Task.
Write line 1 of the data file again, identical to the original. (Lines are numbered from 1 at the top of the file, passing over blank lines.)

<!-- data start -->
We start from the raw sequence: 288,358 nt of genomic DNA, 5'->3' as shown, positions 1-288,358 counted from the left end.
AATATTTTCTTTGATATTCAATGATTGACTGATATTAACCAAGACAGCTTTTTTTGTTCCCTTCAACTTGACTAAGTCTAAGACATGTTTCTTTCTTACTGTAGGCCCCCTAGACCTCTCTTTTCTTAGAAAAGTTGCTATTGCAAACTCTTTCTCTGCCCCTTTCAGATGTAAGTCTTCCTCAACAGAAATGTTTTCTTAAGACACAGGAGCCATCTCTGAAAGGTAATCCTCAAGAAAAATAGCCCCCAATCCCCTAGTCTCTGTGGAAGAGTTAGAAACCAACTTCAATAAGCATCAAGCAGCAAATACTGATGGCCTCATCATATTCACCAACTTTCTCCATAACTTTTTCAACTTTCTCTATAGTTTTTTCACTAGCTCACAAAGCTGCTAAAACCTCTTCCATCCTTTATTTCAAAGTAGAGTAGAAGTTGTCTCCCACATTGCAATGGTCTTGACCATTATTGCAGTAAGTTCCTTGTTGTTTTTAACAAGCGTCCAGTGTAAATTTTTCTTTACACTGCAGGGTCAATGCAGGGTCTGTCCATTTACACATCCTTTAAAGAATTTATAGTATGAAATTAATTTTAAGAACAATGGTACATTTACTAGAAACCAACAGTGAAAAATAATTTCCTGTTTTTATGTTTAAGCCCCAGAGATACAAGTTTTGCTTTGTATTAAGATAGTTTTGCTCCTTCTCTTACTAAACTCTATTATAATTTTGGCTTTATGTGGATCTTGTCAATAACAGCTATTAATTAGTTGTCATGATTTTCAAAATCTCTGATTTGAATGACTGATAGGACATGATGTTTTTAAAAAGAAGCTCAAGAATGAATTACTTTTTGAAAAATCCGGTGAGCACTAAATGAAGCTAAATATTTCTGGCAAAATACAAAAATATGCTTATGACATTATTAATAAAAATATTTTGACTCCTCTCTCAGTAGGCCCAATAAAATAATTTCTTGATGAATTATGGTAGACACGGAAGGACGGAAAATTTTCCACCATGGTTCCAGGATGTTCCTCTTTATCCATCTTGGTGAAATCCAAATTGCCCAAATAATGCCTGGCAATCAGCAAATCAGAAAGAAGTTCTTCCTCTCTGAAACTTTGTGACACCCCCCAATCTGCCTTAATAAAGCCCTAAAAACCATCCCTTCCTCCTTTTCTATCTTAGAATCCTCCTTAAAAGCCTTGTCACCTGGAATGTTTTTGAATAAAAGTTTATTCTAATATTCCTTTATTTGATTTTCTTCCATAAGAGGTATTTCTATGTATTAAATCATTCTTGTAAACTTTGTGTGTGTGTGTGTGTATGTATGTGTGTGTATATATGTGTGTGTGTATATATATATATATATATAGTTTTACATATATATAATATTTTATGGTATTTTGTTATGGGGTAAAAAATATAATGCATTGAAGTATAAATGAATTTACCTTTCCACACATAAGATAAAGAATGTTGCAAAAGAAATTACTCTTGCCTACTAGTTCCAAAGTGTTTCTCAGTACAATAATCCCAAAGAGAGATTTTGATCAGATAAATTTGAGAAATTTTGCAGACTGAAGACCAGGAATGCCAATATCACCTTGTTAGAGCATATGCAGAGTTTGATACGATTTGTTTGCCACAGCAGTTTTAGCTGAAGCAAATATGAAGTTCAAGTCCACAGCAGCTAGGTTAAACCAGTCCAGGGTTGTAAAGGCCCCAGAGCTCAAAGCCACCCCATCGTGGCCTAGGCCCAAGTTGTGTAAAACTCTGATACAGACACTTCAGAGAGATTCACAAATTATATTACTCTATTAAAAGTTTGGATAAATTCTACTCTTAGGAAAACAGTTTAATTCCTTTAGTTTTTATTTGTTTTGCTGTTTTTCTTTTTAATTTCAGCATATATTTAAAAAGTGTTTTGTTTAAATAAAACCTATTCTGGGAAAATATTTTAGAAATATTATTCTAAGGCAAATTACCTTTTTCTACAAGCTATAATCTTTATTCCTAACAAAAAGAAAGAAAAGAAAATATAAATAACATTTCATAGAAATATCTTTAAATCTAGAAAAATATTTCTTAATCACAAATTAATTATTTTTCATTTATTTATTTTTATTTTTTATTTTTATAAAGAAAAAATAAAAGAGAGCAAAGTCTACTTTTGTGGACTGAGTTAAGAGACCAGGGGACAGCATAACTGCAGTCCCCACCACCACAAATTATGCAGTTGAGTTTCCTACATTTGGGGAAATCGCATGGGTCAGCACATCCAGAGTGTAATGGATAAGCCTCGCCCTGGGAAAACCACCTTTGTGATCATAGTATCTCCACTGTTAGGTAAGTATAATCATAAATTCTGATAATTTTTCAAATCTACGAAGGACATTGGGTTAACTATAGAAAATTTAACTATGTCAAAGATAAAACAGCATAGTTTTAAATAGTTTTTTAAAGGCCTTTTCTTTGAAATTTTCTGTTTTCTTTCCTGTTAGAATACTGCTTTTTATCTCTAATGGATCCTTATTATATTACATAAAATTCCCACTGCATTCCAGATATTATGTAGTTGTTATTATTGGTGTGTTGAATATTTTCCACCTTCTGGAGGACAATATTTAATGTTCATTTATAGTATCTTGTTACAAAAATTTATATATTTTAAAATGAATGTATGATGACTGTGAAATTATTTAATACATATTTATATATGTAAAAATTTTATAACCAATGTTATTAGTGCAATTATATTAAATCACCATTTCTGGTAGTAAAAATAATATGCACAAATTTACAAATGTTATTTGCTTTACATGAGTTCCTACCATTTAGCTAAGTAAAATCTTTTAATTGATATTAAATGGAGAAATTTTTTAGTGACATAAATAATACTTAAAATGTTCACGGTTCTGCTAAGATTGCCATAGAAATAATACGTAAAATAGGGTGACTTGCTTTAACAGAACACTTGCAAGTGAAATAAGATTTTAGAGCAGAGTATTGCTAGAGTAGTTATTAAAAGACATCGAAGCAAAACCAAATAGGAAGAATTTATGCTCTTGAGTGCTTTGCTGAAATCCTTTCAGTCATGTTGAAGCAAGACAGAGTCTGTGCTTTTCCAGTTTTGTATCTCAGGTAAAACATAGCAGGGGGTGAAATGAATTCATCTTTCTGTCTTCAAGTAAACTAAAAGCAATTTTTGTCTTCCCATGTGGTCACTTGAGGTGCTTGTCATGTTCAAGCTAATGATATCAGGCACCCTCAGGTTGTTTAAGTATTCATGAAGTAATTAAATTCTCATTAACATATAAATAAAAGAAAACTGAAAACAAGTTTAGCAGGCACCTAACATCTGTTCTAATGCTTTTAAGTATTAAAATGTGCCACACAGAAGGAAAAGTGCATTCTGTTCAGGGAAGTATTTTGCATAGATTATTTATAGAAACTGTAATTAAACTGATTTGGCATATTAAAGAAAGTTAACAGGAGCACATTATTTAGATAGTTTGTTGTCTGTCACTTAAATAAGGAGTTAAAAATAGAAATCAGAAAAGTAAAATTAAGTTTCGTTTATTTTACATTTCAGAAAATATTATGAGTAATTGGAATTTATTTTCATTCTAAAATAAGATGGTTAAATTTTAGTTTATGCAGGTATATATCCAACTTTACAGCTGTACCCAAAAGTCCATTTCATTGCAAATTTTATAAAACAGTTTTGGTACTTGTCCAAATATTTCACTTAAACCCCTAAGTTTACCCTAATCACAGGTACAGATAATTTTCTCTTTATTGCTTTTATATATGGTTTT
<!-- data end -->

We start from the raw sequence: 288,358 nt of genomic DNA, 5'->3' as shown, positions 1-288,358 counted from the left end.